Bektic has yet to go into a contest as the underdog and this is no exception. While Ige is a good athlete, Bektic is a great athlete. Ige has good power, Bektic has explosive power. There would appear to be no reason Bektic shouldn’t take this. However, questions about his chin have begun to pop up and Ige could steal this contest late if he’s able to drag the fight into deep waters ala Darren Elkins. Regardless of the possibility, I still feel obligated to go with the more talented fighter. Bektic via decision

Derrick Lewis (22-7) vs. Ilir Latifi (14-7, 1 NC), Heavyweight

For six years, Latifi was a fixture at the light heavyweight division. He fought some of the best the division had to offer, but also fought some names that no one can remember. Owning perhaps the widest frame in the sport, no one ever bothered to suggest he cut down to 185 despite standing as short as 5’8” on some websites. Now, the likeable Swede is moving up to heavyweight… to face one of the biggest men on the UFC roster.

Latifi, though stiff, has surprising explosion to go with his power, making him a dangerous striker. However, he has never been much of a technical striker nor has he been particularly accurate. That’s going to be a problem as Lewis can surprise with his own explosiveness in addition to being the larger man in height, width, and reach. Lewis is often reckless in his attacks, but his size and power allow him to do so as it’s a risky endeavor. Latifi could club Lewis for an early finish – Lewis is tough to put away, but has been hurt in several contests – but it seems more likely Lewis would hurt him first.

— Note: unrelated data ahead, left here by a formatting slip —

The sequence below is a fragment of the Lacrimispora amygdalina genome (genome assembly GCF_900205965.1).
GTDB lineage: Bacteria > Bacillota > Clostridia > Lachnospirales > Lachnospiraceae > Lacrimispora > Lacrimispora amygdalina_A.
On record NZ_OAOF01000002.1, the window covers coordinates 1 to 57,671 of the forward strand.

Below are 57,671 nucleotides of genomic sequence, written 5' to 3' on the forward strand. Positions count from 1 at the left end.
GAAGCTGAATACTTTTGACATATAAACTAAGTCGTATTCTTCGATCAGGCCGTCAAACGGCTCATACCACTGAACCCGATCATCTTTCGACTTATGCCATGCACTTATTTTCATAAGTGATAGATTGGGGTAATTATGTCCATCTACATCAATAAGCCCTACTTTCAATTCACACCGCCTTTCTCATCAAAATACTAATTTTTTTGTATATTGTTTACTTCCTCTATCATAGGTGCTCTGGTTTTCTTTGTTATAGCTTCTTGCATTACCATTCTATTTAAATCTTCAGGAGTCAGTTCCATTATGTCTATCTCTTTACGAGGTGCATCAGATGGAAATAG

Latifi’s best chance would probably be to catch Lewis in some sort of a choke as Latifi’s squeeze may be the strongest in the business. Lewis has never been much of a wrestler, relying on his incredible strength and girth to remain on his feet. When he does hit the mat, Lewis has powered out of several opponents despite them having a very advantageous position. Latifi is the better wrestler for sure, but he’s no technical marvel either. It’s unlikely he’ll be able to keep Lewis down the same way Daniel Cormier was able to.

It’s hard to see how Latifi wins this contest. He’s not the technical striker who has downed Lewis before. As I’ve already mentioned, he’s not the wrestler either. Even worse for him, Lewis looked to be in the best shape of his life in his last contest with Blagoy Ivanov. His striking was much cleaner too. Latifi is an easy guy to root for, but I’d recommend not getting your hopes up as he navigates the land of giants. Lewis should take this handily. Lewis via TKO of RD2

  • It isn’t hard to see the potential in Justin Tafa. A stout behemoth of man who is a protégé of Mark Hunt, he’s similar to his teammate Tai Tuivasa in that he’s a far better athlete than his flabby frame would indicate. However, he’s also about as green as it gets for anyone on the UFC roster. It showed when he bull rushed a technical striker in Yorgan De Castro and had his lights turned out. The UFC is attempting to slow things down a bit by giving him an opponent with a similar amount of experience in Juan Adams. Adams could very well be the biggest man on the UFC roster at 6’5” and an 81” reach. He has all sorts of natural strength and power, but his diet and discipline have been major question marks. Though finished in less than a minute by Greg Hardy, there was some controversy to the finish and Adams’ toughness has been a major plus. Even when exhausted, Adams will still move forward and swing. I’ll take the bigger man. Adams via TKO of RD2